Happy Valentine’s Day! If you’re like most people, odds are your day will involve some (or a lot) of chocolate and sweets. However, if you’re diabetic or pre-diabetic, you have to be careful about your sugar intake today. In fact, Valentine’s Day is actually the day with the highest average blood glucose levels among people with diabetes.
The numbers were reported by the digital health tracking platform Glooko, a web and mobile application that tracks blood glucose levels among more than 1.5 million users across 23 different countries. After looking at the collective data of their users, researchers uncovered that Valentine’s Day was the worst day for users in terms of keeping their blood glucose levels in a healthy range. Here’s a look at the average blood glucose levels on some of the worst days in the calendar year:
- Valentine’s Day – 168 mg/dL (9.3 mmol/L)
- Halloween – 158 mg/dL (8.8 mmol/L)
- Christmas Day – 140 mg/dL (7.8 mmol/L)
- New Year’s Eve – 131 mg/dL (7.3 mmol/L)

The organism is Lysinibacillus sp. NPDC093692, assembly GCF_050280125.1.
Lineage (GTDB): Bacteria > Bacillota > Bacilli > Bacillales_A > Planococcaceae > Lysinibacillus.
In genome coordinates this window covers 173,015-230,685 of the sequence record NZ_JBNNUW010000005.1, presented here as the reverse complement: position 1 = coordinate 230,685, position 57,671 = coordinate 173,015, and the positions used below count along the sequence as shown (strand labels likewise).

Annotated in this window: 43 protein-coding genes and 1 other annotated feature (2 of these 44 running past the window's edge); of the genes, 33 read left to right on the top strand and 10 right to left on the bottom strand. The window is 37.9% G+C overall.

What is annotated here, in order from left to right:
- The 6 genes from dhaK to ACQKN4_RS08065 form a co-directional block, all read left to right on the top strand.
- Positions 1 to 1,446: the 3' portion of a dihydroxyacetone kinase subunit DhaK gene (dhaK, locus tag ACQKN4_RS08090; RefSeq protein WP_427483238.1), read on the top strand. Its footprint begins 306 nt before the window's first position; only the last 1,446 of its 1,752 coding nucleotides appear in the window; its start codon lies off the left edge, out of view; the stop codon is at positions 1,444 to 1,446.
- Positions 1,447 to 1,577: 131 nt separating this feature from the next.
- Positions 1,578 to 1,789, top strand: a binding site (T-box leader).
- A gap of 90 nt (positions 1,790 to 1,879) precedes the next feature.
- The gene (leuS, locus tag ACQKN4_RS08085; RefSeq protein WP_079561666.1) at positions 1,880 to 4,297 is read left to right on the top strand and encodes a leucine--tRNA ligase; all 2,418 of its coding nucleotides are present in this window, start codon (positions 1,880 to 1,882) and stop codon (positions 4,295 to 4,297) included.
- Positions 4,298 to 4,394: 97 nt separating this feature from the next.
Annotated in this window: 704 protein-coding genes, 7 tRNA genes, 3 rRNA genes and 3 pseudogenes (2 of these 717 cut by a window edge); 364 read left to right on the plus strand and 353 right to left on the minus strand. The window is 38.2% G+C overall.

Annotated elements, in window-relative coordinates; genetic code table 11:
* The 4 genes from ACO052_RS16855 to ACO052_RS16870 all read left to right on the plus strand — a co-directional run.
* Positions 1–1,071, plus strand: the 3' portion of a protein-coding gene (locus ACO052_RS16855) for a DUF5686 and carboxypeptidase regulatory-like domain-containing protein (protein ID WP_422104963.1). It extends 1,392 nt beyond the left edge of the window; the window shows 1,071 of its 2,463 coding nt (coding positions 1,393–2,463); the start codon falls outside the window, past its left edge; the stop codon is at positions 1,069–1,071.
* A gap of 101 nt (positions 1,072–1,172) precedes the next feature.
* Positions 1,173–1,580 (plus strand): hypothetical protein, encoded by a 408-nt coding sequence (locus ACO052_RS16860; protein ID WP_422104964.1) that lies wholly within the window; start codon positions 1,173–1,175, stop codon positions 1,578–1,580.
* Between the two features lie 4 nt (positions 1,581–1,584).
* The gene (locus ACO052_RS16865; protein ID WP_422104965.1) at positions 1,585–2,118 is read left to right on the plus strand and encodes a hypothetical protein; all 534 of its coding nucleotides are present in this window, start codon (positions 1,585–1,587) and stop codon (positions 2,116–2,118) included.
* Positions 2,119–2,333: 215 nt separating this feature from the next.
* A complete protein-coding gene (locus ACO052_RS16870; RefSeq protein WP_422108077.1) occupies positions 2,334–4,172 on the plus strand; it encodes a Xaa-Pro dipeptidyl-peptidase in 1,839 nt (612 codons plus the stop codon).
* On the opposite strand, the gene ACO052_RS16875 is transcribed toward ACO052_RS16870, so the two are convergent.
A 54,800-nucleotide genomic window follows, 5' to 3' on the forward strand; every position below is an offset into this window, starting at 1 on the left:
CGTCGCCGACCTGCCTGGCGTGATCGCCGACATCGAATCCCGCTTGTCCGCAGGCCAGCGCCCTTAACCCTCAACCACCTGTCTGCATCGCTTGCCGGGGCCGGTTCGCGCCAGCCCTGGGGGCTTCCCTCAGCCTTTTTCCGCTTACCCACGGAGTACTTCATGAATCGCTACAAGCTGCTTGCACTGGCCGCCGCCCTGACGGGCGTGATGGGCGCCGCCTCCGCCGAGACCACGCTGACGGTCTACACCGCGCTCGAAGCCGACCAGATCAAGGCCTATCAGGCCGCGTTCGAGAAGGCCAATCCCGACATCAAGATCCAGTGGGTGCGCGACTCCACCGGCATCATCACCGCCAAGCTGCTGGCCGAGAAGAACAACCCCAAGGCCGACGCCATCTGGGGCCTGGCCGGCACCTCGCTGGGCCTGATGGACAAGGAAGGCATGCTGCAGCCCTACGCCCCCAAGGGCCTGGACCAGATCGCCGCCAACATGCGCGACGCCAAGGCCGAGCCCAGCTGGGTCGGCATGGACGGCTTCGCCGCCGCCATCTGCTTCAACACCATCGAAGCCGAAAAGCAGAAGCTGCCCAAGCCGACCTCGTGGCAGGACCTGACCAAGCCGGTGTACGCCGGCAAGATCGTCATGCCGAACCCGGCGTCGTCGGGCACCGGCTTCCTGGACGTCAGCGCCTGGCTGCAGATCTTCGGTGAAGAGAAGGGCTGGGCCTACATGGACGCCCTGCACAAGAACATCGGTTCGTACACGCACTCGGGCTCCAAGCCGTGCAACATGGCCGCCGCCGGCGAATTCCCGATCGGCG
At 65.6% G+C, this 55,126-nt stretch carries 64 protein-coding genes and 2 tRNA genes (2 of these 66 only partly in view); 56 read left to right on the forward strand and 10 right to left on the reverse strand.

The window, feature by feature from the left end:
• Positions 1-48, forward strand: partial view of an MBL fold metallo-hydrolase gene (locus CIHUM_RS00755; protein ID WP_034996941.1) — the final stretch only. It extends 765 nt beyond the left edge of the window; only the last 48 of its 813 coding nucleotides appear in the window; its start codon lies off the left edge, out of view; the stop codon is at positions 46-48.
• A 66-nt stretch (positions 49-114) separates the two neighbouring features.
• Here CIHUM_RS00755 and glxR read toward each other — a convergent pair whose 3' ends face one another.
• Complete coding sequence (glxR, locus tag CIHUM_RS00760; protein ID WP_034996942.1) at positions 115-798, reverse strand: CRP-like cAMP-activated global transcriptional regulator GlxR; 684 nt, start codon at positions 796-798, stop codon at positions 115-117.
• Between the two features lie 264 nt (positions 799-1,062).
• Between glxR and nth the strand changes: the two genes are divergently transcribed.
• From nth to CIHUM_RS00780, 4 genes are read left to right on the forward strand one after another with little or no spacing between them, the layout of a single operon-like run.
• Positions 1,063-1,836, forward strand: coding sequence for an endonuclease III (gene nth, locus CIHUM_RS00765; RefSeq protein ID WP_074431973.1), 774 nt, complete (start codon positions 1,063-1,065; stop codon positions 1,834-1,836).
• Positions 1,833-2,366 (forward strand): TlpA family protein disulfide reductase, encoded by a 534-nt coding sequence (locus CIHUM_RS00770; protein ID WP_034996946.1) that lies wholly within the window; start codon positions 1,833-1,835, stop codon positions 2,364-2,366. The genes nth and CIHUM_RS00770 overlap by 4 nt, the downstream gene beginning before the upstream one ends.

Michelle de Haaff, Glooko’s vice president of Strategy, said Valentine’s Day is so problematic for diabetics because of the regular opportunities to snack on chocolate and because many people go out to eat for dinner.
“Valentine’s is known to be a sugary holiday where chocolates are given as gifts and people go out for meals. It is likely that is what drives higher glucose,” said de Haaff.
Diabetic Care on Valentine’s Day
So if you are diabetic or pre-diabetic, we want to share some tips for helping you navigate Valentine’s Day and other holidays. For starters, eat and drink in moderation. And by moderation, we don’t mean just one piece of chocolate every time you come into the break room. One or two pieces are fine with lunch or dinner, but don’t snack on these sugary sweets throughout the day. Other tips to help keep your blood glucose levels in check include:
- Fill up on healthier options so you’re not tempted to overindulge with sweets.
- Drinking plenty of water can help you feel full.
- Try to carve out 30-45 minutes to exercise.
- Limit your alcohol consumption during dinner.
- Monitor your blood glucose levels throughout the day.